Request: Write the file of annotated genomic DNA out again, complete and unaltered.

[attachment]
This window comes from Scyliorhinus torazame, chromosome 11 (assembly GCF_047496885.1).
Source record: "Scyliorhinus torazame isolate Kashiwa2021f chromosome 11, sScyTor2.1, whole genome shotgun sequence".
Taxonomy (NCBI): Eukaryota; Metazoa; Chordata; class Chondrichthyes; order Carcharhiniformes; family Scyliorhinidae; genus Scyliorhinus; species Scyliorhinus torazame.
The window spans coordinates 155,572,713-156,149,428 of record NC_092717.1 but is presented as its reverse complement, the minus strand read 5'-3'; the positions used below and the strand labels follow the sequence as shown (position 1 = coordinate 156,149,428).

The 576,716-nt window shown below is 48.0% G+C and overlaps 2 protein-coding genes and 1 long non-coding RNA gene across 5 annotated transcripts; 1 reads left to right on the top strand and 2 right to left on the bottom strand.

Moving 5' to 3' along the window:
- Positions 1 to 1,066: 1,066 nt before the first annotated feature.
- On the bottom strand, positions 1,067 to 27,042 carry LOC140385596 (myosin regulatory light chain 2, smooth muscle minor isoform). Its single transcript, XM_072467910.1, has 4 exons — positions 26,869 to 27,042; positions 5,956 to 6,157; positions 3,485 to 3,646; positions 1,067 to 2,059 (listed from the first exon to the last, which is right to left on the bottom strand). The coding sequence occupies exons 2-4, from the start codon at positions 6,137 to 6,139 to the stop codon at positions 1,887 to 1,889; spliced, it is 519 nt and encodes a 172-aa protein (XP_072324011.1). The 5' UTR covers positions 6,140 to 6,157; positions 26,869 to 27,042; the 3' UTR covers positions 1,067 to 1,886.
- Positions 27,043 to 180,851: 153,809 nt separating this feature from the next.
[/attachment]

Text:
This window comes from Scyliorhinus torazame, chromosome 11 (assembly GCF_047496885.1).
Source record: "Scyliorhinus torazame isolate Kashiwa2021f chromosome 11, sScyTor2.1, whole genome shotgun sequence".
Taxonomy (NCBI): Eukaryota; Metazoa; Chordata; class Chondrichthyes; order Carcharhiniformes; family Scyliorhinidae; genus Scyliorhinus; species Scyliorhinus torazame.
The window spans coordinates 155,572,713-156,149,428 of record NC_092717.1 but is presented as its reverse complement, the minus strand read 5'-3'; the positions used below and the strand labels follow the sequence as shown (position 1 = coordinate 156,149,428).

The 576,716-nt window shown below is 48.0% G+C and overlaps 2 protein-coding genes and 1 long non-coding RNA gene across 5 annotated transcripts; 1 reads left to right on the top strand and 2 right to left on the bottom strand.

Moving 5' to 3' along the window:
- Positions 1 to 1,066: 1,066 nt before the first annotated feature.
- On the bottom strand, positions 1,067 to 27,042 carry LOC140385596 (myosin regulatory light chain 2, smooth muscle minor isoform). Its single transcript, XM_072467910.1, has 4 exons — positions 26,869 to 27,042; positions 5,956 to 6,157; positions 3,485 to 3,646; positions 1,067 to 2,059 (listed from the first exon to the last, which is right to left on the bottom strand). The coding sequence occupies exons 2-4, from the start codon at positions 6,137 to 6,139 to the stop codon at positions 1,887 to 1,889; spliced, it is 519 nt and encodes a 172-aa protein (XP_072324011.1). The 5' UTR covers positions 6,140 to 6,157; positions 26,869 to 27,042; the 3' UTR covers positions 1,067 to 1,886.
- Positions 27,043 to 180,851: 153,809 nt separating this feature from the next.